First published on TechNet on Aug 31, 2015
Greetings! Hilde here once again to bend your ear about hybrid identity.
Just between you and me, I can be a bit of a slow learner. Some people can process new information and ideas at the speed of light, as electricity lights up the synapses in their brain. They are able to swing those new ideas and concepts around into their own thought processes very quickly. Often, I'm not one of those people. It can take me a few tries before I make it up the Warped Wall in the mental American Ninja Warrior.
So it was for me with Active Directory back when it came out and so it is with Azure AD.
I'm also a visual person - I tend to think about things in circles, lines and arrows. A good day is a clean whiteboard with a new set of markers; Visio is one of my favorite Microsoft products.
To help continue growing our understanding of hybrid identity, in this post, I'll provide a fairly high-level discussion of the various UIs that lay over AD (and AAD) objects.
We all know AD is a directory service and AAD is the same type of thing, but what does that even mean?
Directory services, such as AD and AAD, are collections of objects and their attributes – like a phone book that has both the White Pages with info about people, as well as the Yellow Pages, with info about other entities (groups, computers, etc).
I think it is safe to say, we all know what on-prem AD looks like in terms of the ADUC – a given domain's objects (users, computers, groups, etc), likely sprinkled among OUs:
However, when talking about a hybrid Active Directory, things can be a little different.
Let's start with the on-prem side of hybrid…
For the internal AD, we have the following layout:
From an AD object stand-point, we have the following (from the two AD forests):
- Note the different OU structures, users and groups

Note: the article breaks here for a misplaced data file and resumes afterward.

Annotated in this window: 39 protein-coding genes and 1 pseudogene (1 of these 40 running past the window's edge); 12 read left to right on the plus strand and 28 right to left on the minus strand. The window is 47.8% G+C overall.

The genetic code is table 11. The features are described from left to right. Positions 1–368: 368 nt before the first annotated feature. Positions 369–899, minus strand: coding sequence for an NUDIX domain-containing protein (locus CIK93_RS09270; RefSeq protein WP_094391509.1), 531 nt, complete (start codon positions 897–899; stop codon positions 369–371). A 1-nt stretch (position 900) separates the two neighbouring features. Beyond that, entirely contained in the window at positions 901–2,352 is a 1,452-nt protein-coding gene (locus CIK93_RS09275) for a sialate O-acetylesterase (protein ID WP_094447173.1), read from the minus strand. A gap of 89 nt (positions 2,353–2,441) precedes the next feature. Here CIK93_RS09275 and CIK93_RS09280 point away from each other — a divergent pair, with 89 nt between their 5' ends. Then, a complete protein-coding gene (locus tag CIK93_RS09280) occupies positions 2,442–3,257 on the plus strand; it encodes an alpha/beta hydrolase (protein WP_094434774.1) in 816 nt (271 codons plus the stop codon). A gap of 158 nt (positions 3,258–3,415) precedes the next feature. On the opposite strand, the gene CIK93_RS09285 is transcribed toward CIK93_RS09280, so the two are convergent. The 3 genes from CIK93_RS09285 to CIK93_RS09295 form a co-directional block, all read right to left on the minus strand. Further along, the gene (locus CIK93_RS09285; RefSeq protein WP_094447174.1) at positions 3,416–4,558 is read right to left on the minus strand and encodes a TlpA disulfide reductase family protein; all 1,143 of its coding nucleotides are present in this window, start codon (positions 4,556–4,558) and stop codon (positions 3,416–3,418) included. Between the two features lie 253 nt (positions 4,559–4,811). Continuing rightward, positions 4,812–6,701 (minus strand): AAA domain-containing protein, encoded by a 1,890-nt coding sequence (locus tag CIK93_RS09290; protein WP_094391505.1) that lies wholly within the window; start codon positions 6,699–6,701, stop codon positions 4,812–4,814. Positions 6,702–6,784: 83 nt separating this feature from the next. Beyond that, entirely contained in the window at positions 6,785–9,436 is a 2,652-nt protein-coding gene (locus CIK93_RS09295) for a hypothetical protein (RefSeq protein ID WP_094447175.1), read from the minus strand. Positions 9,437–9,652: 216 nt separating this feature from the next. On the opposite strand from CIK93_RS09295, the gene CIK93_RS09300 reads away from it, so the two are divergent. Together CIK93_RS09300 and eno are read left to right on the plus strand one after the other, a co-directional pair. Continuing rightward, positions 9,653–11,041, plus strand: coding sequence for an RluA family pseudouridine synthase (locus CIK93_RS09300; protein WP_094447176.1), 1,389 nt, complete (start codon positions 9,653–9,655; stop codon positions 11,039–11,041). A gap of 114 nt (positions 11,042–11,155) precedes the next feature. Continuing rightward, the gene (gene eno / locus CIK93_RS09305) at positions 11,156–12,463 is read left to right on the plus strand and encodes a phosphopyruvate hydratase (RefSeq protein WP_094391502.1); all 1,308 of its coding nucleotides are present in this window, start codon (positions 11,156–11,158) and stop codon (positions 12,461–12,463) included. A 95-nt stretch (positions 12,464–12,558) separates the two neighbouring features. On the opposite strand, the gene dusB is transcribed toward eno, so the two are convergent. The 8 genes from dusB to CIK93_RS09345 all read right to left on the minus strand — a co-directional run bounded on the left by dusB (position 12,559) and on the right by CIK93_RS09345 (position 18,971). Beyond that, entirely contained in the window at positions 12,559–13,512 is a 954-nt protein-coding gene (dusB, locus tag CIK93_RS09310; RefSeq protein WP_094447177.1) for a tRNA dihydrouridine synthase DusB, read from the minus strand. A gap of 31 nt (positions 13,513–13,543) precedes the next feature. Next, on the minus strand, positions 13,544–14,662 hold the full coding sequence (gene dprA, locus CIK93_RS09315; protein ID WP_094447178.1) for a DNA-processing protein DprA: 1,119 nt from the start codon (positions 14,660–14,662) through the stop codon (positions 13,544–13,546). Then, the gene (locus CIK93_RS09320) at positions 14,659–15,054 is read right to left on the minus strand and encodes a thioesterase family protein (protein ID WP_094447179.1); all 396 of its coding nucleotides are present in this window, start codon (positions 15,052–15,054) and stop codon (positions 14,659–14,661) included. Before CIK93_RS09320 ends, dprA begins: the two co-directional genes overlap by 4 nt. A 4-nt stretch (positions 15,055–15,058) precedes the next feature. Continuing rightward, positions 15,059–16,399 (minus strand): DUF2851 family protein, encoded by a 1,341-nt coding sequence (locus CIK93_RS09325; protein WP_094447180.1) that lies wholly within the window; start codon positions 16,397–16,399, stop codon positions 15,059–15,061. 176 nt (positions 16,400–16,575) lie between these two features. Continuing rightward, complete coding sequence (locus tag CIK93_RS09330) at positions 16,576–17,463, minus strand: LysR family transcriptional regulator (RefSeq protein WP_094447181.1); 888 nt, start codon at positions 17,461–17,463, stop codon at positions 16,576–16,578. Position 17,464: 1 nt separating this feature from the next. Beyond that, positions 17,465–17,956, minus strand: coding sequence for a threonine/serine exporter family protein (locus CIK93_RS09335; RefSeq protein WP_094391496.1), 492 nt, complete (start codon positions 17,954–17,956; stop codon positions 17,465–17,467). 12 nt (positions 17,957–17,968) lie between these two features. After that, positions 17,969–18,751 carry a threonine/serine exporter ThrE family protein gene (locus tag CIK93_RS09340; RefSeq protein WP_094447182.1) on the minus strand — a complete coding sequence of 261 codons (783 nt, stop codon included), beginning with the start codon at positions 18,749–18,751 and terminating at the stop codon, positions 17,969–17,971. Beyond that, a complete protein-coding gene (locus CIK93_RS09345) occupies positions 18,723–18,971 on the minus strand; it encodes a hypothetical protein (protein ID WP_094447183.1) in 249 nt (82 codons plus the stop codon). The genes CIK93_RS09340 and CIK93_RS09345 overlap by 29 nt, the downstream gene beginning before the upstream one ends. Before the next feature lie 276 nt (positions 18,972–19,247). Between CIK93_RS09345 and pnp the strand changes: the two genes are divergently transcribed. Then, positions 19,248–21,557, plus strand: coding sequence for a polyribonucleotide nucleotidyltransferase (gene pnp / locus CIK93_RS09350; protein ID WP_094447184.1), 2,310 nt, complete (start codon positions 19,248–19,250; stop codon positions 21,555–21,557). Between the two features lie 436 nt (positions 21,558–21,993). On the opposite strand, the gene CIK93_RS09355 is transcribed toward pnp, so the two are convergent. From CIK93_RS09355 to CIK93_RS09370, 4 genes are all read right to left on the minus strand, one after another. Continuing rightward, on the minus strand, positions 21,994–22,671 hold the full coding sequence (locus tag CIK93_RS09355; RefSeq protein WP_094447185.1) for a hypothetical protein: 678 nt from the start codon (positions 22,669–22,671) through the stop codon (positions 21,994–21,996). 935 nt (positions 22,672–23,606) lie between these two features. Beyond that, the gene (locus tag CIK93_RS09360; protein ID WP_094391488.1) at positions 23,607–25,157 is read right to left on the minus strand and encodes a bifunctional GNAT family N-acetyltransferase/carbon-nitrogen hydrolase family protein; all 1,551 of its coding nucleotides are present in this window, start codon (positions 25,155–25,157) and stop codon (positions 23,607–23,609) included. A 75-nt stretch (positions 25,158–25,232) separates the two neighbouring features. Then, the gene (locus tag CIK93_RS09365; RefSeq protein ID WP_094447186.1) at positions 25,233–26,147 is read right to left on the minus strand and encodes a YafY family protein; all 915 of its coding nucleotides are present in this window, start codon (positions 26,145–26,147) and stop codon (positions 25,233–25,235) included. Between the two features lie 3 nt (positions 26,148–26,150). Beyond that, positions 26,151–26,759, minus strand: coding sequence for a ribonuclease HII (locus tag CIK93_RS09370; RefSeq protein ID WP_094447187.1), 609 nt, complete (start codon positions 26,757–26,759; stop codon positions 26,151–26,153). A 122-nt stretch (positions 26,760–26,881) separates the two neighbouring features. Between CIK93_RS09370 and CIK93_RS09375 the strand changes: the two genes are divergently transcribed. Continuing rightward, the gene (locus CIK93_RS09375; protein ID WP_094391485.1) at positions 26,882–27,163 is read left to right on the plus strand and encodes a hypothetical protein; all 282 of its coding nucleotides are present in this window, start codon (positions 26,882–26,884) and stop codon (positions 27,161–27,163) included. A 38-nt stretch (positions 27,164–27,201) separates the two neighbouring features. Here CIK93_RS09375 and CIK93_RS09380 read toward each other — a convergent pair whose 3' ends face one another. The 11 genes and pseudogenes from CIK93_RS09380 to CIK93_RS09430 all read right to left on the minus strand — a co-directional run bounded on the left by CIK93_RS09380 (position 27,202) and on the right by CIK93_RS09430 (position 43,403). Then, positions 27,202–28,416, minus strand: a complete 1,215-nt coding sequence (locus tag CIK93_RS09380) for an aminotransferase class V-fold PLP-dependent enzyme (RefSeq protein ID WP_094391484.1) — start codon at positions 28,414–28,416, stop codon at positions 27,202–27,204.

On-line, we have the following setup:
- An Azure subscription
- An Office 365 subscription
An InTune subscription
For directory synchronization, we have:
On-premises … in the Cloud
Now that we have the background, let's take a look at how the various on-prem AD objects are represented in our on-line services…
Azure Active Directory
Here is what those AD objects from the two forests we're sync'ing look like in Azure AD:
- Name, description and memberships come over via dir sync
- Note the 'SOURCED FROM' value where 'Local Active Directory' means on-prem
Next, here they are in O365:
- Display name in O365 = display name from on-prem AD
- User Name in AAD = a constructed value of on-prem logon name and cloud values
Note the 'Status' values - 'Synced with Active Directory' means on-prem and 'In cloud' means, well, in the cloud. Thanks, captain obvious.
Next up, we see what those AD objects look like in our InTune Portal:
- Display names for Groups come over via dir sync…
Note the "Details" dialog for the selected group – it lists the description from the on-prem 'master' group and the UI reminds you that in this case, the group can only be managed via on-prem tools.
- Note the "Members" dialog for the selected group – it lists the available members and the current members.
Again, here the UI reminds you that in this case, the group can only be managed via on-prem tools.
And now, through the magic of MS Paint, for you old-school AD admins, I present our multi-forest AD objects as represented in Azure AD directory - but in an ADUC-like pretend UI:
So what's the point of all of this? My intent here is to help folks grasp the idea that on the back-end, there are just "objects with attributes."
Through various portals (as well as PowerShell, APIs, etc), we are able to access/view/manage those objects and their attributes. The various UIs are just different "lenses" viewing the same back-end directory service objects/attributes (whether that back end is on-prem, on-line or both).
The more time I spend working with hybrid identity concepts, the more sense it all makes.
I hope it helps you, too.